On a brilliant fall morning last week, Harris was raring to hop in the combine, hoping to make up for harvesting time lost to perpetual rain and even snow.

“It’s wet,” he complained. “Nothing’s dry.”

Harris freely admits he doesn’t know what’s behind the surge in wildfires — like many people, he’s still ambivalent about the role of global warming — but science is more certain.

According to the Union of Concerned Scientists, temperatures in the Western United States the past 48 years have risen faster than the planet as a whole. Average annual temperatures out West have risen 1.9 degrees Fahrenheit since 1970 — double the pace of global warming.

That is causing winter snowpack to melt earlier, scientists say, leaving forests drier for longer.

All it takes is a lightning strike or a careless human and the result will be a fire that burns longer and hotter than before.

The recent U.N. report on global warming — a massive tome issued by the Intergovernmental Panel on Climate Change — says that even just another half-degree rise in temperatures around the world will be tempting fate.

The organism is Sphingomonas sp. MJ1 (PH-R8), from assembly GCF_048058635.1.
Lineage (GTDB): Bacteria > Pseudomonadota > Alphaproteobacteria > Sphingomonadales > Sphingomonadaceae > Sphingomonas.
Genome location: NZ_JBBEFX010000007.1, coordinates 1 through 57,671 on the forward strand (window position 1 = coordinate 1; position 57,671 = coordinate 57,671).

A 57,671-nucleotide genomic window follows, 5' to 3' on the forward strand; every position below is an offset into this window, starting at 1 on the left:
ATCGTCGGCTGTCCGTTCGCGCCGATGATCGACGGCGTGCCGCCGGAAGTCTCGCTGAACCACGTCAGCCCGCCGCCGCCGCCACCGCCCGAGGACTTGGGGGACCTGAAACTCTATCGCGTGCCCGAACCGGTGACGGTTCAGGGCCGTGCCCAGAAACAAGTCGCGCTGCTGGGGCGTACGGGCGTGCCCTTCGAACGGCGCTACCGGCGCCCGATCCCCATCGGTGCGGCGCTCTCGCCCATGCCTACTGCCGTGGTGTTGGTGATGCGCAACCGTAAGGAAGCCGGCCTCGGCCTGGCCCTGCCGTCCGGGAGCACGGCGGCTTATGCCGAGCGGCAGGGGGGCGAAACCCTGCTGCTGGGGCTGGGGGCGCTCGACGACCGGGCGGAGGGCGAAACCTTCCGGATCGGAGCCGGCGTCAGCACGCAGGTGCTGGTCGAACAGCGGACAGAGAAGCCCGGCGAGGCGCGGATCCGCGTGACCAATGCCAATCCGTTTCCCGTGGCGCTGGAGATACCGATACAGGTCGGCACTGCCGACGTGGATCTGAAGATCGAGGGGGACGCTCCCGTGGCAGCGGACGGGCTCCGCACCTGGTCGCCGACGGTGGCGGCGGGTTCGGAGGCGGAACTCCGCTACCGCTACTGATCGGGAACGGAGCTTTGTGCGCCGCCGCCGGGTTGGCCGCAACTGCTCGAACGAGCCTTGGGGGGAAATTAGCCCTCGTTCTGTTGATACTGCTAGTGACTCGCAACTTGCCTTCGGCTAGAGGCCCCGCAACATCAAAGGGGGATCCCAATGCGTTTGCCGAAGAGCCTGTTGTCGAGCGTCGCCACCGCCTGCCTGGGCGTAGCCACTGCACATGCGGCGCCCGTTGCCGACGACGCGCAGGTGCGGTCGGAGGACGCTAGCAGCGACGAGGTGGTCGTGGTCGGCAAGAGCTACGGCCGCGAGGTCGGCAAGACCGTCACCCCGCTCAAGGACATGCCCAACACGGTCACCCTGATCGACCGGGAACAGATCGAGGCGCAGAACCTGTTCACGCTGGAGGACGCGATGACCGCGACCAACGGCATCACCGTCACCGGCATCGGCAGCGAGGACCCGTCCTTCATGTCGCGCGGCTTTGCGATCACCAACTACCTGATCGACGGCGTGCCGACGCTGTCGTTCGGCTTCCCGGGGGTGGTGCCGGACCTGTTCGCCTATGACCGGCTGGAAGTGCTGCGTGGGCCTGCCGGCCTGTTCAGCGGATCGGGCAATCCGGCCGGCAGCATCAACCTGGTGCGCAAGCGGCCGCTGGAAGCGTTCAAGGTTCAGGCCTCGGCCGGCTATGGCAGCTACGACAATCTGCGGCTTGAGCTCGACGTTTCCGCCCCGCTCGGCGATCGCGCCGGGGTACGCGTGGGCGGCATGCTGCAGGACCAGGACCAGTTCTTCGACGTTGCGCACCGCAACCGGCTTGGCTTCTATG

Already, the report stated, human activity has warmed the world since pre-industrial times by about 1 degree Celsius, which has contributed to more frequent wildfires, decreases in crop yields, rising sea levels and shifts in the distribution of plant and animal species.

Harris chalks up the increased intensity of wildfires to the amount of dead trees caused by pests.

But could that, too, be a symptom of climate change?

Another half-degree increase  in annual temperatures — which we could experience in as little as 12 years at the current rate, the report says — would put us at greater risk of heatwaves and more extreme weather, including heavy rain events.

What’s worse?

Limiting global warming to 1.5 degrees Celsius, the report warned, will require “rapid, far-reaching and unprecedented changes in all aspects of society.”

Harris has already witnessed this new normal firsthand, exhausting himself as an EMT in Louisiana in 2005 after Hurricane Katrina, one of the deadliest hurricanes to ever strike the United States, and clearing roads of trees in West Virginia after Hurricane Sandy roared through as a killer snow storm in 2012.

“I really like Iowa,” he said. “I can dodge tornadoes.”

It was a lightning strike that sparked a wildfire this past July in the Umpqua National Forest of Oregon, on the western slopes of the Cascade Mountains.

That’s where Harris found himself for 18 days.

The fire was finally deemed 100 percent contained just last week after consuming 54,334 acres.

All things considered, Harris has seen and experienced much worse.

“Had pretty good food. Actually had showers,” he said. “Some years, the food is terrible.”

His longest-stretch without a shower remains 13 days one year in Idaho.